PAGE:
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Tag: Poland

The ongoing German-Polish NATO nuclear sharing nexus 

The future of NATO’s nuclear sharing programme in Central and Eastern Europe is closely connected to the political relationship between Washington, Berlin and Warsaw. Dimensions such as geopolitics and infrastructure must also be taken into account.  

July 1, 2021 - Aaron Allen

Poland’s changing role on the eastern flank of NATO

Poland has the potential to be a regional leader on NATO’s eastern flank. It will be up to politicians both in Warsaw and Washington to make this a reality.

June 29, 2021 - Jakub Bornio

A fortress of human rights

Europe will either be united or not. It cannot be ruled out that an unforeseen event may lead to the disintegration of the EU. But it can also not be ruled out that an unforeseen event will cement it. Paradoxically, the COVID-19 pandemic, which is currently devastating the global economy, may prove to be such an event.

Prior to the creation of the European Union, Europe did not exist. It did not exist in the political sense, that is. It is true that François Guizot, the 19th century historian and statesman, believed that there is something like a European civilisation because a certain kind of unity permeates European countries despite countless differences dividing them. This unity, however, was manifest only to a select number of Europeans and only through comparisons with the brutally colonised European “Others” across Africa, Asia, the Middle East and Americas. Certainly, the thus conceived civilisational unity did not translate itself into political unity. The geographical concept of Europe made political sense only as an unstable system of volatile states linked more frequently, and tightly, by their mutual hostilities than their alliances.

June 23, 2021 - Adam Chmielewski

Job market for people with disabilities in Poland

Statistics clearly show that unemployment among people with disabilities in Poland is decreasing. Behind these figures, however, there are many stories of individuals who believe that a growth in employment does not necessarily go hand in hand with creating an open atmosphere in companies. Is the Polish labour market friendly to people with disabilities?

June 22, 2021 - Katarzyna Rodacka

A book prematurely born

A review of the book Our Man in Warszawa: How the West Misread Poland.<./I> By: Jo Harper. Publisher: Central European University Press, Budapest-New York, 2021.

June 22, 2021 - Ewa Thompson

Lukashenka’s campaign against Nazism: one must imagine Sisyphus happy

On May 14th, Alyaksandr Lukashenka approved a new law on preventing the rehabilitation of Nazism. It quickly became a part of the regime's strategy to suppress Belarusian civil society following the 2020 presidential election. The authorities also launched a criminal investigation into the genocide of Belarus’s population during WWII.

May 24, 2021 - Kiryl Kascian

Poor legal regulation threatens health of Ukraine’s egg donors

Paid surrogacy and the practice of egg donation remain unresolved regulatory issues in both Poland and Ukraine.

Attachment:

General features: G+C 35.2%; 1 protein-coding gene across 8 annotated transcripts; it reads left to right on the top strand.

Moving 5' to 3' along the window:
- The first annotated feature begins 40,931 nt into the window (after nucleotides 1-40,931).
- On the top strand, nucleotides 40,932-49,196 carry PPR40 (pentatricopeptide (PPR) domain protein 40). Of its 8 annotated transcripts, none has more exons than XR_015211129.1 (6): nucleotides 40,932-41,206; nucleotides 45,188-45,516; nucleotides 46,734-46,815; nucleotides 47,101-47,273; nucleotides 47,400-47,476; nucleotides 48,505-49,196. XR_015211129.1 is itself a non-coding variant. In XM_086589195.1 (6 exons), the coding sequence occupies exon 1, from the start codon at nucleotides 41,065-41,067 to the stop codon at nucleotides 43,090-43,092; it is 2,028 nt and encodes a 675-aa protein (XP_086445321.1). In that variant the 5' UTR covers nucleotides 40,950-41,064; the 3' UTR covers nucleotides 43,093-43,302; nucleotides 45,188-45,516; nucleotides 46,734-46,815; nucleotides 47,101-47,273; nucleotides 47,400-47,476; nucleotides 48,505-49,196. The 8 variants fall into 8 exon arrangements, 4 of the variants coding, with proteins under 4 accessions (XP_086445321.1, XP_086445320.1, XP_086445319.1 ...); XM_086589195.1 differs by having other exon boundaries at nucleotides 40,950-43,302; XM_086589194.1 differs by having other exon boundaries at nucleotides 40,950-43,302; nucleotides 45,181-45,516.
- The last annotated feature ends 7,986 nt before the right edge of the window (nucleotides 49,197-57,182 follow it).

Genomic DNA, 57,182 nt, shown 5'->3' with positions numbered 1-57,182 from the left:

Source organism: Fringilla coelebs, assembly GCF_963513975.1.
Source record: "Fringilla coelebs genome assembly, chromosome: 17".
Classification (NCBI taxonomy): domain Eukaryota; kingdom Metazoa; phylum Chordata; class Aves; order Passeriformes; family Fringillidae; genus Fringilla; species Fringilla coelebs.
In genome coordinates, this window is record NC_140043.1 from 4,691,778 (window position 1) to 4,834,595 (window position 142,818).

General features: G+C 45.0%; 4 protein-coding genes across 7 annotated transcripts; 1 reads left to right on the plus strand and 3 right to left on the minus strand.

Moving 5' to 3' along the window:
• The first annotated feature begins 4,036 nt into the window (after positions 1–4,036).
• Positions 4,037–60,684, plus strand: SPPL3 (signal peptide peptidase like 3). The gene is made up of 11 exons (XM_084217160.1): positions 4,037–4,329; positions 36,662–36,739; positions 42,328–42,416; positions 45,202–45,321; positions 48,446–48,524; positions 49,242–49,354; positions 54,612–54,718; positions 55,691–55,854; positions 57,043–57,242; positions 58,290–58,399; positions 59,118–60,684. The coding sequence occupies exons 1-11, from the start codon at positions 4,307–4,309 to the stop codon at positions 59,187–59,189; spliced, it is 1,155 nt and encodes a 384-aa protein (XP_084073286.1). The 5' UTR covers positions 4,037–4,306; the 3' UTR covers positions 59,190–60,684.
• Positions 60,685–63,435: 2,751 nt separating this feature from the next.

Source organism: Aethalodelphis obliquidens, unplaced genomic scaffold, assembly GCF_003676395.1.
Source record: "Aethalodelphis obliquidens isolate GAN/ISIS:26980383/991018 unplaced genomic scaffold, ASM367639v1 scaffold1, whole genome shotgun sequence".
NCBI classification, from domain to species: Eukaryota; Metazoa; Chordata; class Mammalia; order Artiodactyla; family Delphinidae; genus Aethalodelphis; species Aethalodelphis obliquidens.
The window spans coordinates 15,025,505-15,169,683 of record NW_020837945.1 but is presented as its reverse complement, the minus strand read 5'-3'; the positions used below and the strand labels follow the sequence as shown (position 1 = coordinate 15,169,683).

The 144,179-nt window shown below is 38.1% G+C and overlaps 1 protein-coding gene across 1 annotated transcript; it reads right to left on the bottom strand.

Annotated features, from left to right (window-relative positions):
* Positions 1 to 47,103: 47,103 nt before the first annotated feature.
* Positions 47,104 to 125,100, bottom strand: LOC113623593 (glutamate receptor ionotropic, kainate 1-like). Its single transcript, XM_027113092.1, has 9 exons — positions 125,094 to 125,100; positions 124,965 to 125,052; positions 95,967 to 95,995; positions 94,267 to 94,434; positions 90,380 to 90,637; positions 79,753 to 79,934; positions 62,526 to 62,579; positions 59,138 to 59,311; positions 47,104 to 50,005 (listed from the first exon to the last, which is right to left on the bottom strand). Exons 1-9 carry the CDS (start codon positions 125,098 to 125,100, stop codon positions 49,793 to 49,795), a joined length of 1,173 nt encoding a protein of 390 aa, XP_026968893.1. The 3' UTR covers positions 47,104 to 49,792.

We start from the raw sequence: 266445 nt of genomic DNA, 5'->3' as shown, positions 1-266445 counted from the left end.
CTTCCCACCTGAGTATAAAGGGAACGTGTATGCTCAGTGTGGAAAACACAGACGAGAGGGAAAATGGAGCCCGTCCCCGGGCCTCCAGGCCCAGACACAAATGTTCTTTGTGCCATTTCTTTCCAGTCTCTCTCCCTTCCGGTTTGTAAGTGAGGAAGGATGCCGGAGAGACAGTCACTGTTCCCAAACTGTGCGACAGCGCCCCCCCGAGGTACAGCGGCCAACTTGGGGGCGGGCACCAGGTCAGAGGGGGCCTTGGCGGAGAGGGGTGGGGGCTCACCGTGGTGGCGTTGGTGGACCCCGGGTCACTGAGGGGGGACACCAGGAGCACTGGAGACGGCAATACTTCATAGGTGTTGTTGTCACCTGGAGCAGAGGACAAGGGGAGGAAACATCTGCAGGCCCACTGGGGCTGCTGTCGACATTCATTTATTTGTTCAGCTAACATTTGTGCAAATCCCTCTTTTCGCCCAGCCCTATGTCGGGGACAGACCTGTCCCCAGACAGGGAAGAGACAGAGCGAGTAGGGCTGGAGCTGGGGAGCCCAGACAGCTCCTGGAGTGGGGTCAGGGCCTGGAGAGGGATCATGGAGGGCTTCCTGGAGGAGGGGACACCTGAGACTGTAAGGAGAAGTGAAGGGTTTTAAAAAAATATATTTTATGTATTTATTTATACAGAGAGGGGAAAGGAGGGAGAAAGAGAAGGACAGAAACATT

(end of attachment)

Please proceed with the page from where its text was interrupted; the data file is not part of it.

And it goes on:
March 15, 2021 - Kate Baklitskaya Magdalena Chodownik

You’ll never walk alone

The changes in Poland’s abortion law were set in motion by PiS and the judges that it installed. Where the debate ends on this matter will be up to a new generation of Polish women.

March 12, 2021 - Małgorzata Kopka-Piątek

Never dead, not even past. Poland’s struggle with history

The libel trial against two prominent Polish Holocaust researchers could mean that litigation will replace debate concerning difficult parts of Poland’s history, writes Laurence Weinbaum in this op-ed for NEE.

February 19, 2021 - Laurence Weinbaum

An unambiguous legacy. Women and Solidarity

During the 1980s, I witnessed the momentous events in Poland from afar and worked with human rights groups to lend support to pro-democracy activists. By 1988, I prepared for my first research visit to Poland to examine Solidarity’s gender dynamics. What stood out was that Solidarity was a democratic movement that did not advocate gender equality.

In mid-November of 2020 I participated in a roundtable at the annual conference of the Association of Slavic, East European and Eurasian Studies (ASEEES) on the theme, “Polish Solidarity: A Glorious Revolution and its Unexpectedly Tortuous Aftermath.” Joining me virtually were Timothy Garton Ash, Ireneusz Krzeminski, Jan Kubik, and David Ost. We were to reflect on the trajectory of this once enormous social movement in the post-communist reality. I, in particular, was invited to reflect on my work initiated by Solidarity’s Secret: The Women Who Defeated Communism in Poland, which I had published in 2005 and again in 2014. By the time of the academic roundtable, the world was riveted on the third, exhilarating week of wildly audacious, feminist-initiated, grassroots nationwide demonstrations across Poland in support of reproductive rights, democratic rule of law and separation of state and church. The euphoria of revolution was palpable.

February 3, 2021 - Shana Penn

The sword of Damocles and the mirror

A review of Protest, a play directed by Aldona Figura. Written by Václav Havel, staged by Teatr Dramaryczny in Warsaw, premiered February 2020.

February 3, 2021 - Anna Fedas

Lack of regulation and COVID-19 leaves Ukrainian surrogate mothers and babies in limbo

The closed borders and restrictions on movement introduced in 2020 due to the spread of the COVID-19 pandemic added uncertainty to the already unregulated sphere of surrogate mothering in Ukraine, leading to questionable decisions on continuing to provide services.

December 24, 2020 - Kate Baklitskaya Magdalena Chodownik

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